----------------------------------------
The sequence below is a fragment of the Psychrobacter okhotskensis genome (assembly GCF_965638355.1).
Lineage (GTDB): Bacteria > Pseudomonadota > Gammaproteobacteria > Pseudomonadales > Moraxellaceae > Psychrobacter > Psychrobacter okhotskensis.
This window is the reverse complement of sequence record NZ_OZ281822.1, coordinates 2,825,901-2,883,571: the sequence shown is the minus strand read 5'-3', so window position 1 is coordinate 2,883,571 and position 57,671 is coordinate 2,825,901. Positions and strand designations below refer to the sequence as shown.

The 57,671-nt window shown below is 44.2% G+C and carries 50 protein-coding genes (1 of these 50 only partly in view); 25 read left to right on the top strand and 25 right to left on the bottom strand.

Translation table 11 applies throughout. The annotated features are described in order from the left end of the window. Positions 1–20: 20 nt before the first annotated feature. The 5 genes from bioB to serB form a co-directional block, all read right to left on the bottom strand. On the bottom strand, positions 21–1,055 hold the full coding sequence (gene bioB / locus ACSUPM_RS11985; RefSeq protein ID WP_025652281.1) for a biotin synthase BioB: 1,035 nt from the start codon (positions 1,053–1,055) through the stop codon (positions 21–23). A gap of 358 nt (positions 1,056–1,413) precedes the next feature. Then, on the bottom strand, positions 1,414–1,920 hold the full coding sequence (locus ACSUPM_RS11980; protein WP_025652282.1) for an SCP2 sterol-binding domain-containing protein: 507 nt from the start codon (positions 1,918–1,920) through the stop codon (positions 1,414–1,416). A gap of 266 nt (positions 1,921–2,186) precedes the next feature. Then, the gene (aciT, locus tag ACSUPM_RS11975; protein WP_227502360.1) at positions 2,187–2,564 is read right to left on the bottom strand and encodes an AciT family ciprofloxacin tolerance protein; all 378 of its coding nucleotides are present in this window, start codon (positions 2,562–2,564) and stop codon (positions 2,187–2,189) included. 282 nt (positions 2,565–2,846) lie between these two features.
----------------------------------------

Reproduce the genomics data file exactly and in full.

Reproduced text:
The sequence below is a fragment of the Psychrobacter okhotskensis genome (assembly GCF_965638355.1).
Lineage (GTDB): Bacteria > Pseudomonadota > Gammaproteobacteria > Pseudomonadales > Moraxellaceae > Psychrobacter > Psychrobacter okhotskensis.
This window is the reverse complement of sequence record NZ_OZ281822.1, coordinates 2,825,901-2,883,571: the sequence shown is the minus strand read 5'-3', so window position 1 is coordinate 2,883,571 and position 57,671 is coordinate 2,825,901. Positions and strand designations below refer to the sequence as shown.

The 57,671-nt window shown below is 44.2% G+C and carries 50 protein-coding genes (1 of these 50 only partly in view); 25 read left to right on the top strand and 25 right to left on the bottom strand.

Translation table 11 applies throughout. The annotated features are described in order from the left end of the window. Positions 1–20: 20 nt before the first annotated feature. The 5 genes from bioB to serB form a co-directional block, all read right to left on the bottom strand. On the bottom strand, positions 21–1,055 hold the full coding sequence (gene bioB / locus ACSUPM_RS11985; RefSeq protein ID WP_025652281.1) for a biotin synthase BioB: 1,035 nt from the start codon (positions 1,053–1,055) through the stop codon (positions 21–23). A gap of 358 nt (positions 1,056–1,413) precedes the next feature. Then, on the bottom strand, positions 1,414–1,920 hold the full coding sequence (locus ACSUPM_RS11980; protein WP_025652282.1) for an SCP2 sterol-binding domain-containing protein: 507 nt from the start codon (positions 1,918–1,920) through the stop codon (positions 1,414–1,416). A gap of 266 nt (positions 1,921–2,186) precedes the next feature. Then, the gene (aciT, locus tag ACSUPM_RS11975; protein WP_227502360.1) at positions 2,187–2,564 is read right to left on the bottom strand and encodes an AciT family ciprofloxacin tolerance protein; all 378 of its coding nucleotides are present in this window, start codon (positions 2,562–2,564) and stop codon (positions 2,187–2,189) included. 282 nt (positions 2,565–2,846) lie between these two features.